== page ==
. The descent back down the way we had just climbed would normally be a time for celebration for those that like descending. But even Jimmy, Neil, Mark Anthony, Ad's and myself were dreading it. The roads were saturated with running sheets of water at various points and mini rock slides spew rocks and debri out onto the roads. On the way up I would stop and throw any rocks that had fallen onto the road off to the side, as I knew we were coming back down the same way. The entire down section was clear, yet by the time we descended an hour later there was crap all over the road yet again. It scared me to think that if you are in the wrong place at the wrong time when they come tumbling down then it is lights out! But I am so extremely pleased to say that all arrived in one piece, but the skinny amongst us, including your's truly, were a uncontrollable shivering mess. We then had a further 40 kilometres of descending down towards Grenoble to get through in the unrelenting rain and not once, not ever, did I and quite a few others, ever feel a whisper of warmth in our flesh.

. Today once we got down the majority of the descents the priority was to keep moving as fast as possible but without burning anyone. To ride too slow meant the coldness would creep back in. Every stop for a traffic light, for the one puncture suffered by none other than Salty, for a call of nature stop, was enough to start shivering as we were all wet to the skin. I had four layers on and I was soaked from the bottom layer to the top and no matter what the pace was I just could not stop shivering. Anyway the team pulled together as they do in situations like this and I really need to make mention of the huge amount of work done by Ad's, Jimmy and Rowan in putting a hand on the back of Mark Anthony and Smythey and helping them to stay with the group on any of the many climbs to get home. Mark was once again lost for words when he was telling me how much he appreciated their help, as I know Smythey was as well.

. The buzz that went though the group when Neil and Eric turned us onto the road that we knew meant five kilometres to home, was like a jolt of electricity connecting us all to each other's life-force. The pace picked up, spirits lifted considerably and we rode that last section faster than any other of the 173 kilometres that we covered on this toughest of tough days.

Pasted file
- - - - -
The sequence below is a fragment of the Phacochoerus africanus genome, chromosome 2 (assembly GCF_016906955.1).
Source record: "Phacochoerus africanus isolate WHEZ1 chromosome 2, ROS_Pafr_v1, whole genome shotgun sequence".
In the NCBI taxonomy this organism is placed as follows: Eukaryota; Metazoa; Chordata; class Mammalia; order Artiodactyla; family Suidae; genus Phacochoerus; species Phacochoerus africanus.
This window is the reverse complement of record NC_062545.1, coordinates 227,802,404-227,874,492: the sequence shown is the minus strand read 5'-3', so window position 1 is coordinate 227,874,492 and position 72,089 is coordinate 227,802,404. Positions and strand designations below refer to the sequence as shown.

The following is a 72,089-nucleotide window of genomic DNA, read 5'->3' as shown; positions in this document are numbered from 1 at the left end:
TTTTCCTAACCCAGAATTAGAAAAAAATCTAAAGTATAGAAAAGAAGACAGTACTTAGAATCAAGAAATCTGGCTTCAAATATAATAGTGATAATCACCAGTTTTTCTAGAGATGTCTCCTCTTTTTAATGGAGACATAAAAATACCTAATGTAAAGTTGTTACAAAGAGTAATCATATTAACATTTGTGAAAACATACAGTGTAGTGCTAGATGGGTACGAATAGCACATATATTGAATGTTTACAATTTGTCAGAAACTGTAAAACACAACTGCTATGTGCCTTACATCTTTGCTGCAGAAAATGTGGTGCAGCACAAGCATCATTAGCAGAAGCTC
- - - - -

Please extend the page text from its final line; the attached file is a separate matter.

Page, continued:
. The day for the Smiddy huddle honour was passed over to Eric, who has earned his Aussie monica as 'Uncle Eric', due to his caring nature towards the other riders. Anyway old Unc, at 46 years of age, delivered a bottler of a speech that was welcomed by all the lads. We especially roared with laughter when he commented; "Boys I would go to a strip club with anyone of you!" In Australia speak we would have said; "go to war", but I guess that is how it is done in the States...

. Row read out the excellent blog that he wrote on the Alp D'Huez day and of course the lads all laughed long and hard at the mention he made with regards to my new love in Alyssa.

. One very important thing Row left out of yesterday blog was the 'Shark Attack and Hide Project'. It was successful on day two last year in the Pyrenees', and once again I caught them unaware when at the base of Alp D'Huez I pushed off ahead of the group by a scant 60 seconds, and before even getting to the first part of the climb, hid in the garden of a house, watch the Smiddy peloton float by, then started the climb in last place, which is pretty much where I stayed. Actually I caught Boof and we rode together for 16 switchbacks. Anyway Rowan and JJ were chasing me down but Row said he finally realised half way up the climb that I had done it again. Done deal! Will they fall for it when we run the next tour in Italy in 2015?

. Tonight was pizza night and Eric made his secret recipe of spicy garlic bread that he will not share with anyone unless we accompany him to a strip club. Which translates to that we must ride with him for just one more day -as in going to war- and then all will be revealed. Please cast your mind back to the first tour and do you remember the day we climbed a 14 kilometre wall that I nicknamed 'The Nothing'? Well that is our final day and I am not sure it is worth doing in exchange for a stupid recipe...

Well that is all from me. I am bone dead tired, it is now 11:30pm and my eyes feel as if someone has squirted them with vinegar. I would like to say a huge thank you to Marky Anthony for looking after me, not only tonight, but each night he has done something to help me out. He knows these blogs take me a few hours and has kindly not only done my washing and hung it out, but has made me a cup of tea. It has been an immense pleasure sharing a room with him. Not sure he will say the same of me due to 1. I talk in my sleep. 2. I have been known to pass -only on the odd occasion- a tiny tad of wind from my bottom. and 3. I keep him awake as I tap, tap, tap on this keypad with the light on until midnight. Sorry champ!

Anyway final words from me are I just wish that you could have seen what these lads did today. The guts and determination they displayed was legendary. They not only did themselves proud, but let me assure you they have earned every single solitary donor dollar anyone out there has donated on their behalf. My oh my they did good today and Rowan, Matt and I could not be prouder of their efforts!

Take care my friends.